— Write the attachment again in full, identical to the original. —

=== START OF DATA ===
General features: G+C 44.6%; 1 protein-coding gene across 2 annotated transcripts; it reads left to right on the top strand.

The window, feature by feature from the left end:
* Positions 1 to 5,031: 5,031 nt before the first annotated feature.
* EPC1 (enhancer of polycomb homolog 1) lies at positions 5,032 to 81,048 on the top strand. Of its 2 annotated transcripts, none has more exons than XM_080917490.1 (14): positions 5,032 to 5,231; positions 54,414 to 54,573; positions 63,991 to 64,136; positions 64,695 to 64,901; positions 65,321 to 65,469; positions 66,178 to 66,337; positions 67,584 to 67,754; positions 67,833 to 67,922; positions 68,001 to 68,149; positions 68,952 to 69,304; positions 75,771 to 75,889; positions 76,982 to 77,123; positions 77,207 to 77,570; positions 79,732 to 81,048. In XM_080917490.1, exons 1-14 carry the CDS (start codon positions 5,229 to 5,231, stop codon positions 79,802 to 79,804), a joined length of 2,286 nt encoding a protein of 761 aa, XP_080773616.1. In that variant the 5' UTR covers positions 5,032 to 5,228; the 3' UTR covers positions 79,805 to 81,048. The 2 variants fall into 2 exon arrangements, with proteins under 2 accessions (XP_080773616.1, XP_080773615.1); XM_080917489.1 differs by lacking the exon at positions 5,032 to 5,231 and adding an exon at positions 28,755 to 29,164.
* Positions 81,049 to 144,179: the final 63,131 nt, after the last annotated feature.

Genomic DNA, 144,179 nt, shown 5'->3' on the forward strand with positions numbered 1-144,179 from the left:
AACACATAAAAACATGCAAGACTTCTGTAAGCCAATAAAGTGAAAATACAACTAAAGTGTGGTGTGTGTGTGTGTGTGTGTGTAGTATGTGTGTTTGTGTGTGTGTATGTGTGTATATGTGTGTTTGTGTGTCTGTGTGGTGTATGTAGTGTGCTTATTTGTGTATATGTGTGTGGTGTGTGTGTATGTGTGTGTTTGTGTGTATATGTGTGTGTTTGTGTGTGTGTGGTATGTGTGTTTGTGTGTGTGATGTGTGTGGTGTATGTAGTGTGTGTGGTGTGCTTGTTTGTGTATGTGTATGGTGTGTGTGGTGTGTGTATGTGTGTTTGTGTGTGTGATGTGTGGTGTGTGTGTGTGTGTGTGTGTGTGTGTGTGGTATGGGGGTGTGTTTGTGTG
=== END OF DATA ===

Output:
General features: G+C 44.6%; 1 protein-coding gene across 2 annotated transcripts; it reads left to right on the top strand.

The window, feature by feature from the left end:
* Positions 1 to 5,031: 5,031 nt before the first annotated feature.
* EPC1 (enhancer of polycomb homolog 1) lies at positions 5,032 to 81,048 on the top strand. Of its 2 annotated transcripts, none has more exons than XM_080917490.1 (14): positions 5,032 to 5,231; positions 54,414 to 54,573; positions 63,991 to 64,136; positions 64,695 to 64,901; positions 65,321 to 65,469; positions 66,178 to 66,337; positions 67,584 to 67,754; positions 67,833 to 67,922; positions 68,001 to 68,149; positions 68,952 to 69,304; positions 75,771 to 75,889; positions 76,982 to 77,123; positions 77,207 to 77,570; positions 79,732 to 81,048. In XM_080917490.1, exons 1-14 carry the CDS (start codon positions 5,229 to 5,231, stop codon positions 79,802 to 79,804), a joined length of 2,286 nt encoding a protein of 761 aa, XP_080773616.1. In that variant the 5' UTR covers positions 5,032 to 5,228; the 3' UTR covers positions 79,805 to 81,048. The 2 variants fall into 2 exon arrangements, with proteins under 2 accessions (XP_080773616.1, XP_080773615.1); XM_080917489.1 differs by lacking the exon at positions 5,032 to 5,231 and adding an exon at positions 28,755 to 29,164.
* Positions 81,049 to 144,179: the final 63,131 nt, after the last annotated feature.

Genomic DNA, 144,179 nt, shown 5'->3' on the forward strand with positions numbered 1-144,179 from the left:
AACACATAAAAACATGCAAGACTTCTGTAAGCCAATAAAGTGAAAATACAACTAAAGTGTGGTGTGTGTGTGTGTGTGTGTGTAGTATGTGTGTTTGTGTGTGTGTATGTGTGTATATGTGTGTTTGTGTGTCTGTGTGGTGTATGTAGTGTGCTTATTTGTGTATATGTGTGTGGTGTGTGTGTATGTGTGTGTTTGTGTGTATATGTGTGTGTTTGTGTGTGTGTGGTATGTGTGTTTGTGTGTGTGATGTGTGTGGTGTATGTAGTGTGTGTGGTGTGCTTGTTTGTGTATGTGTATGGTGTGTGTGGTGTGTGTATGTGTGTTTGTGTGTGTGATGTGTGGTGTGTGTGTGTGTGTGTGTGTGTGTGTGTGGTATGGGGGTGTGTTTGTGTG